My sister and all those cleaning up their homes after massive flooding are exhausted. The task is huge and the frustrations wearisome. She describes insurance companies willing to pay for some things and not others. Her spouse is physically not able to help her very much and this is wearing on his soul. Even though she is not fighting God or struggling to earn His favor, I think of her as I read these verses again today,
Come to me, all who labor and are heavy laden, and I will give you rest. Take my yoke upon you, and learn from me, for I am gentle and lowly in heart, and you will find rest for your souls. For my yoke is easy, and my burden is light. (Matthew 11:28–30)
It isn’t just the unsaved who labor for God’s favor that this invitation is extended. Sometimes the people of God also become weary and burdened. It could be from the burden of ceremony and legalism imposed by a rigid denomination. It could simply be the burden of serving others and being so caught up in it that we do far more than God asks and get ourselves burned out.
It could also be the burden of sin, for it weighs on us perhaps far heavier than on those who are unaware of their guilt before God. We know His favor and when we violate His godliness and take our lives into our own hands, we feel a weight that is unbearable. For that weight, this invitation is most needed.
But it is also needed for the simple fatigue of unceasing hard work, of sleep interrupted and matters too pressing for the human heart. For this, Jesus says “all” who work hard, “all” who are burdened. He didn’t even define the work or the load, just offers the solution. He bids the weary to take His yoke upon them.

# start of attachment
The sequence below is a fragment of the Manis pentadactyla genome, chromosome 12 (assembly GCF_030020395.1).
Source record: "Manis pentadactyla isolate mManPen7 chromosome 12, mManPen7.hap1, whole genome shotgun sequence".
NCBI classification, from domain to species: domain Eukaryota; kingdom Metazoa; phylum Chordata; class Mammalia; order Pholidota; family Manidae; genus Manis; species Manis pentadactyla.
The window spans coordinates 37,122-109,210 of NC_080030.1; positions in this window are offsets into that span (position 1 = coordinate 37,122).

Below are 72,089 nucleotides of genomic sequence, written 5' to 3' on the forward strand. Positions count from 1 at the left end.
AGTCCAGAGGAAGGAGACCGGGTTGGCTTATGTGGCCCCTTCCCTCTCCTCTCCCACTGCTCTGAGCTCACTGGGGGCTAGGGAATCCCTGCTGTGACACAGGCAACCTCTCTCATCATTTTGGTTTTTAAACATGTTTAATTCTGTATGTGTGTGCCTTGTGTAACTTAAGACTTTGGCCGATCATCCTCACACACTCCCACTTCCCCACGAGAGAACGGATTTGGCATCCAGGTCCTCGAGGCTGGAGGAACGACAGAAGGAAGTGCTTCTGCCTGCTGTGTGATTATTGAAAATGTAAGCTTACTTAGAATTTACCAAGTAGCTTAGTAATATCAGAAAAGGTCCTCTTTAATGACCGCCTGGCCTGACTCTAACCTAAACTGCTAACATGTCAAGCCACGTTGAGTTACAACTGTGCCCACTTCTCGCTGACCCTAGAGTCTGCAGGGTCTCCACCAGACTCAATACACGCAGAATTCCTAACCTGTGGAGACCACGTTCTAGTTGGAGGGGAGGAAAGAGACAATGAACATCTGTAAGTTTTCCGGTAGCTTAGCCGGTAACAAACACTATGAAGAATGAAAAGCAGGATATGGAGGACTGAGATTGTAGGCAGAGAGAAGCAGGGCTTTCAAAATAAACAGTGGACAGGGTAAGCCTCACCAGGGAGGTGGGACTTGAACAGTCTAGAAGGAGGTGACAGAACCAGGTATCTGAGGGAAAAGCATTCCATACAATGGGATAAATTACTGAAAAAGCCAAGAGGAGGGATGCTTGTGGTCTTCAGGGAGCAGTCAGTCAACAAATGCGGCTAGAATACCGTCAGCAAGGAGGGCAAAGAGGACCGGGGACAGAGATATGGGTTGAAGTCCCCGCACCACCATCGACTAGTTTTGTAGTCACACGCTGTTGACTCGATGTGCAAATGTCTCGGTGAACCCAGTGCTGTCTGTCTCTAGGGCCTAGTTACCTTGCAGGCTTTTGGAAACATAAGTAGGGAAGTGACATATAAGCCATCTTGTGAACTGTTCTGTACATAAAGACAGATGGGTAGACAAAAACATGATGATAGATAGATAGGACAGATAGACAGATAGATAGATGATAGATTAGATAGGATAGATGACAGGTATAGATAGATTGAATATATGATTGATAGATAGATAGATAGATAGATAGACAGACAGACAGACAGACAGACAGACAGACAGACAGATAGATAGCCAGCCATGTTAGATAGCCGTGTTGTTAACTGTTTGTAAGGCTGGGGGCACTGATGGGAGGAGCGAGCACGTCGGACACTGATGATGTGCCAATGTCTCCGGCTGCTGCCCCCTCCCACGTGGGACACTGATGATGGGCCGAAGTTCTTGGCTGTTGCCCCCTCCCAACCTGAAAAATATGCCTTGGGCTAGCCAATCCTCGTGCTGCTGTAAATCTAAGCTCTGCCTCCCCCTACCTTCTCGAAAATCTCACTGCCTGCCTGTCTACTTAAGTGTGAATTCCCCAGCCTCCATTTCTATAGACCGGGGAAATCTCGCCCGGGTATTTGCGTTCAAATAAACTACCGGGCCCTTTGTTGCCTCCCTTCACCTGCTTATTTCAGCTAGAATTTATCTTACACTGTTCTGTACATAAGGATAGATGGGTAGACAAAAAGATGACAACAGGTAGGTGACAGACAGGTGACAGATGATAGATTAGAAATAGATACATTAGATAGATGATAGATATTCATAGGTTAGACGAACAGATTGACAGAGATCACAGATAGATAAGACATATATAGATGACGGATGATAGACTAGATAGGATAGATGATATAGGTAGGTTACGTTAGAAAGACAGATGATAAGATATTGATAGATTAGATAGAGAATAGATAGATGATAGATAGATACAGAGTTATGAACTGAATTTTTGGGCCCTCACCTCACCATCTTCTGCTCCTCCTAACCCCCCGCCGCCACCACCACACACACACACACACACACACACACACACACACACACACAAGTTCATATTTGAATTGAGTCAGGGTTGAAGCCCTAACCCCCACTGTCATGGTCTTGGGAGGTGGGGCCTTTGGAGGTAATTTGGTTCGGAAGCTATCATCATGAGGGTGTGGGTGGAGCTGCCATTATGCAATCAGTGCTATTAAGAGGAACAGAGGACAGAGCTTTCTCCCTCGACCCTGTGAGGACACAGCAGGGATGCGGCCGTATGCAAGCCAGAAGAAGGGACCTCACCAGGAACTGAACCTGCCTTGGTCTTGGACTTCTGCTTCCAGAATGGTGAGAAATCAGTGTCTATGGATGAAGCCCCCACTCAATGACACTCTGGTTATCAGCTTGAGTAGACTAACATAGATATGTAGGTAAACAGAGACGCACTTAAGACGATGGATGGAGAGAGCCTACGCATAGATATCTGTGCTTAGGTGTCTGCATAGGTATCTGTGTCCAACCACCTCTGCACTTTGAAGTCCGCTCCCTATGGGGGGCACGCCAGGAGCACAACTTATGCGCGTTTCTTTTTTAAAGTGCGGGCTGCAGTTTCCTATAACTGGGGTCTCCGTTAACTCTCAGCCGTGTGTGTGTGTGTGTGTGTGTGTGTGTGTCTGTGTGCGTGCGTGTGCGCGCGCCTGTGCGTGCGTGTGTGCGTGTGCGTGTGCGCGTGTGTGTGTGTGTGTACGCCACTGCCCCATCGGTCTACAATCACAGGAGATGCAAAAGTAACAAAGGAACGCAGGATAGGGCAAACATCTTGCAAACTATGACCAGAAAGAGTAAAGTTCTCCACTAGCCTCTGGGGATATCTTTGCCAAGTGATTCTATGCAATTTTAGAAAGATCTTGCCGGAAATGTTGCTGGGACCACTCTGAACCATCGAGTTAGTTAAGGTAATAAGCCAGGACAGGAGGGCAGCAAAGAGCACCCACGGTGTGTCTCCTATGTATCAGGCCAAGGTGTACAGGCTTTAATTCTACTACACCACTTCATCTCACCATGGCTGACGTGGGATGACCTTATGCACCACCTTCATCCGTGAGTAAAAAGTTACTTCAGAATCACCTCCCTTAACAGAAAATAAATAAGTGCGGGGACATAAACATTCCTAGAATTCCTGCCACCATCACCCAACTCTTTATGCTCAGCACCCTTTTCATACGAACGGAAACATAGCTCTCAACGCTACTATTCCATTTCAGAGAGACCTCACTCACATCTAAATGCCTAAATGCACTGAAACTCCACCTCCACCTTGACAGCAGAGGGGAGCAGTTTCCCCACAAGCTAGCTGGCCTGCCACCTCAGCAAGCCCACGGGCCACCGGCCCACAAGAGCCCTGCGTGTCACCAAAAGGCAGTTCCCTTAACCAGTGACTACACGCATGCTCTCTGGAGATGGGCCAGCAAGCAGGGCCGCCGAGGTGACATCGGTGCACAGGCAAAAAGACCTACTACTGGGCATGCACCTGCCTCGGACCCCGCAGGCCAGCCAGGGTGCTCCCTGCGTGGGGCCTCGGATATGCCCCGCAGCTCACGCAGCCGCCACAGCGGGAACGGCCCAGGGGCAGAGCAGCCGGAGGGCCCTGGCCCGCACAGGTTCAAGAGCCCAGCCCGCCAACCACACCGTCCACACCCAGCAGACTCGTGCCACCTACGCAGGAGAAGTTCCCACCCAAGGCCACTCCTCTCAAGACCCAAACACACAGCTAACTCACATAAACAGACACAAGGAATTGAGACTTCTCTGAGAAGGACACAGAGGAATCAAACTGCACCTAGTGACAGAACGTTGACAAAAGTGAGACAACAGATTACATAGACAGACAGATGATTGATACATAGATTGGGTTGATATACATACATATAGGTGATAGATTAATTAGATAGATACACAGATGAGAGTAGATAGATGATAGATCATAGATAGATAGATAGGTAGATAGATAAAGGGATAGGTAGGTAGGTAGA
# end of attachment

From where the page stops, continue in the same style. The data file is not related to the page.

Wearing a yoke is an expression that refers to subjection. The image is a beast of burden paired with another, both involved in the work. Jesus invites those who are slaves to sin, or just overworked, to be yoked with Him, serving alongside Him rather than serving self, or sin, or Satan.
He offers to be King, Master, teacher and coworker, One who is “gentle and humble in heart” and who models those same qualities for the rough and proud, but also promising kindness to the timid and fearful. His attitude will always suit the needs of those who are willing to share His yoke.
Notice He says “rest for your souls” not “rest for your bodies.” Sometimes the work must go on. Sometimes we cannot take a physical break. I think of the situation with Jesus’ friends, Mary and Martha. Mary sat at His feet, which was commended, but Martha had work to do and was “distracted by much serving.” Jesus rebuked her, not for her hard work, but for being “anxious and troubled about many things.” She needed to come to Him and bear His yoke, not the self-imposed yoke that was too heavy for her. (Luke 10:38-42)
My heart is with my sister these days. I wish my physical body to be there too, but so far God isn’t letting that happen. However, instead of being anxious and troubled, He calls me to support her in other ways, including prayer and with words that point her to the One who can ease her burden and give her inner rest. She needs to sleep well, to stay calm, to rely on Jesus, yet she already knows the power of His presence lightens all loads.